IB was also often used for political purposes, which were entirely internal to India and had nothing to do with national defense. One unseemly episode unfolded when Dhar was tasked to recover the censored unpublished chapter of M.O. Mathai’s autobiography. The chapter was called “She” and had been rumored to exist in political and intelligence circles for years. Some parties were believed to be holding on to it as a form of political leverage or blackmail against Indira Gandhi (Dhar, 268), the then Prime Minister.

India's Secret Wars Part 1: Pakistan, Sikhs and Corruption

Read Next: India's Secret Wars Part 1: Pakistan, Sikhs and Corruption

Dhar was thus ordered to recover the master copy by breaking into a newspaper’s office and stealing it. The IB officer weighed his options but was eventually trumped by his superiors and he carried out the operation. At that time Indira’s daughter-in-law controlled the master copy. Her son, Sanjay, was also reputed to possess a copy. Dhar conducted the Indian version of the Watergate break-in and discovered that the unpublished chapter of the biography contained naked pictures of the Prime Minister; material that surely would have forced her resignation had it gone public.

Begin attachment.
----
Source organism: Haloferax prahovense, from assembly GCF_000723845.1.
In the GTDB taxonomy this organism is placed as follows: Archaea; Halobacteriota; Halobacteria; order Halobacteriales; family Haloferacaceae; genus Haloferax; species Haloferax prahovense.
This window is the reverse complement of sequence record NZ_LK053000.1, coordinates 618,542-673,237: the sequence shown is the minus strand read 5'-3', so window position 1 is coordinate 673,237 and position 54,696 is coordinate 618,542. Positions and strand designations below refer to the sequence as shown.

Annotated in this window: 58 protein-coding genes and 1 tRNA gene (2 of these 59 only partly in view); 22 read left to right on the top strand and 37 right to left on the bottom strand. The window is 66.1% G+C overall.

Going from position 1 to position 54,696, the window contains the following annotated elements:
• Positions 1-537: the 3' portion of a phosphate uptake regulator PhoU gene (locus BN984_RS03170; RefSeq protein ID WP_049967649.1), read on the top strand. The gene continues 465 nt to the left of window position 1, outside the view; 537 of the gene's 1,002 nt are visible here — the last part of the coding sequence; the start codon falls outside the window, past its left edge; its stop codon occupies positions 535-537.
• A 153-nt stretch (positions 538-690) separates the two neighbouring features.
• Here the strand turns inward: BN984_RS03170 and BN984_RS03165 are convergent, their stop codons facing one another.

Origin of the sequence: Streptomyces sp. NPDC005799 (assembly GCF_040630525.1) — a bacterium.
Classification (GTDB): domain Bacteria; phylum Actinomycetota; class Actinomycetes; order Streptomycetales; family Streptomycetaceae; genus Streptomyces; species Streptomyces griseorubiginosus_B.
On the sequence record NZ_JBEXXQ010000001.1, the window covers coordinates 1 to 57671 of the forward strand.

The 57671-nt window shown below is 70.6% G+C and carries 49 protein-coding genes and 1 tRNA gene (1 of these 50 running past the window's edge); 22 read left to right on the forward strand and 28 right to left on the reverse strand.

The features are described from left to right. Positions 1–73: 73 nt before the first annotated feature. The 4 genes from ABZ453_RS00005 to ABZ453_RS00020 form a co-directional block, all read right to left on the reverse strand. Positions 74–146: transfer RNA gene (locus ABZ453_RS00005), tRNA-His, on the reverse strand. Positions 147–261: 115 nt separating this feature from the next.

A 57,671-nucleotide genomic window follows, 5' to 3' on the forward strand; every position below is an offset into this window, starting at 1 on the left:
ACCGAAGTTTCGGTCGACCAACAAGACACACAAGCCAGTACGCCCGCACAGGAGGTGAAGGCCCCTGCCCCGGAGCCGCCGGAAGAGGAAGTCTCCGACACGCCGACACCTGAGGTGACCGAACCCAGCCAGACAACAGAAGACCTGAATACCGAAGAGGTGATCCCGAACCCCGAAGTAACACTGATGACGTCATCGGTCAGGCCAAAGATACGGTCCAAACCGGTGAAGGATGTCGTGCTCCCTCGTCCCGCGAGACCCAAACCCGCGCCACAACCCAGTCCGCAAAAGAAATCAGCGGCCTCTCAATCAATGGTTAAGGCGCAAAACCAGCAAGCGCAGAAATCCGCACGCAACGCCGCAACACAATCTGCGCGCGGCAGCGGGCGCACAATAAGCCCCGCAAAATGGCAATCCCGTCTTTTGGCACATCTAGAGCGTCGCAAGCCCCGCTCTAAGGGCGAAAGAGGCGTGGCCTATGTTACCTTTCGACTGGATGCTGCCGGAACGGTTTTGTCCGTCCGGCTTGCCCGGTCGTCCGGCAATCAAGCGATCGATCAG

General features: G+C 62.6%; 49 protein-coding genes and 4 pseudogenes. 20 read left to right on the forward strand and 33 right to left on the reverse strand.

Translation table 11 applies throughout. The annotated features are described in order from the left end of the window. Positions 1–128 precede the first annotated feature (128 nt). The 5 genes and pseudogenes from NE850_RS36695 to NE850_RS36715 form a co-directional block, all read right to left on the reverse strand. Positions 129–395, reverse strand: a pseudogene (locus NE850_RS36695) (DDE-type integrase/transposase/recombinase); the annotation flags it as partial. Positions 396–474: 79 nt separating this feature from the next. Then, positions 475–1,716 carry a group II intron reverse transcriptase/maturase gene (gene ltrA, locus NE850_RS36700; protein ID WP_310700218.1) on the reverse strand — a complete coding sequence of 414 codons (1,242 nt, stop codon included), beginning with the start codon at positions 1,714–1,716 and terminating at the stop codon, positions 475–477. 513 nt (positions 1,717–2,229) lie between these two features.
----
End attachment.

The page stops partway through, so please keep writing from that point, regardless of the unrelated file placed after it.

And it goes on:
Not long after, Dhar was also tasked with Operation Harit, which targeted opposition members of parliament to push them back towards the Indira Congress. “This was the third time that I was commissioned to act against a constitutionally elected assembly,” (Dhar, 276) the IB officer relates. Dhar makes it clear that he carried out immoral and illegal orders (Dhar, 285) but that he had to hedge his bets and think about the future of his family, as he would be out of a job if he did not comply.